Radiation damage is a serious problem for most of BioSAXS studies. It may happen 8 in 10 studied samples. An accumulation of aggregates (through formation of radicals) interferes with the small-angle region of protein scattering curves due to the high intense X-ray beam of the ESRF.

 However, some solutions exist to avoid or reduce radiation damages.

  • more evident and simplest action is to reduce beam intensity by decreasing transmission (from 100%) to for example 30%, or decrease time per frame (from 2s to 0.5s for example);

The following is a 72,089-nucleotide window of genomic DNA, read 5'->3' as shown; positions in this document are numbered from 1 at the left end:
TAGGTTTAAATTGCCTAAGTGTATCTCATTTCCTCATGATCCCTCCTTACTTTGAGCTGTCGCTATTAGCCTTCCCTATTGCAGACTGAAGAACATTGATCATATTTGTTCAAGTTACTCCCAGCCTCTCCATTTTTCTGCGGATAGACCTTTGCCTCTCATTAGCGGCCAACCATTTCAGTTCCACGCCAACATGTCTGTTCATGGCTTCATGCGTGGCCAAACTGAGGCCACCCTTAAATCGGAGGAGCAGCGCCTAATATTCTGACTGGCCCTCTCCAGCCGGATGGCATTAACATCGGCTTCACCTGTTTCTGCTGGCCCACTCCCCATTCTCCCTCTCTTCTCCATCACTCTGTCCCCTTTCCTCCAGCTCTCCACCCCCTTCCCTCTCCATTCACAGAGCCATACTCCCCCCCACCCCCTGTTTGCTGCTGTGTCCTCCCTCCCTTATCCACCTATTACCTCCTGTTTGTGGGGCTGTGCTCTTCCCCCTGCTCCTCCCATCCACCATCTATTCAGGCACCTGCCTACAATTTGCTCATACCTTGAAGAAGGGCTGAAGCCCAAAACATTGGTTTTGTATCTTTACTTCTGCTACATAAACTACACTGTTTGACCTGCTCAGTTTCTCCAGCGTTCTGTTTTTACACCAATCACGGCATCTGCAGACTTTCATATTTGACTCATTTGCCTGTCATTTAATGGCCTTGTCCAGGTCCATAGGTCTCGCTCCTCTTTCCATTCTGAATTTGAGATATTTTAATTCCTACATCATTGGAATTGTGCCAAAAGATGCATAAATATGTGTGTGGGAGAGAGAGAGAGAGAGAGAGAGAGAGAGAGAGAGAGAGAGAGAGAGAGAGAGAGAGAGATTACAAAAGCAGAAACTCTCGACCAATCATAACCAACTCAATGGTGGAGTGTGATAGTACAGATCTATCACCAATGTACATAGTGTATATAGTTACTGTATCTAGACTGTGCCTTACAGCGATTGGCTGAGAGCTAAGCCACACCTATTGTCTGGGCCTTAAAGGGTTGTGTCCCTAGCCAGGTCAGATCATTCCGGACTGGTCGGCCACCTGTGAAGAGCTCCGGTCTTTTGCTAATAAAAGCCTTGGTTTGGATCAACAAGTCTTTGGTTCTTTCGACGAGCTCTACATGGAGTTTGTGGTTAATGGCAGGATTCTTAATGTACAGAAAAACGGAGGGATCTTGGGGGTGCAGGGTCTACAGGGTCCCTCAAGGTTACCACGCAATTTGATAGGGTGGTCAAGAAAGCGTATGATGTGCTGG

• other approche is to add some free radical scavengers as EDTA, DTT or cryoprotectants such as glycerol, PEG or some sugars (e.g, glucose) providing that a given protein is behaving well once added

For samples which support well reducing agents and/or cryoprotectants, it is recommended to add after concentration measurement into a final concentration about 1- 2 % of cryoprotectant or about 2 mM of reducing agents (1M DTT stock aliquots can be found in the –20°C lower drawer).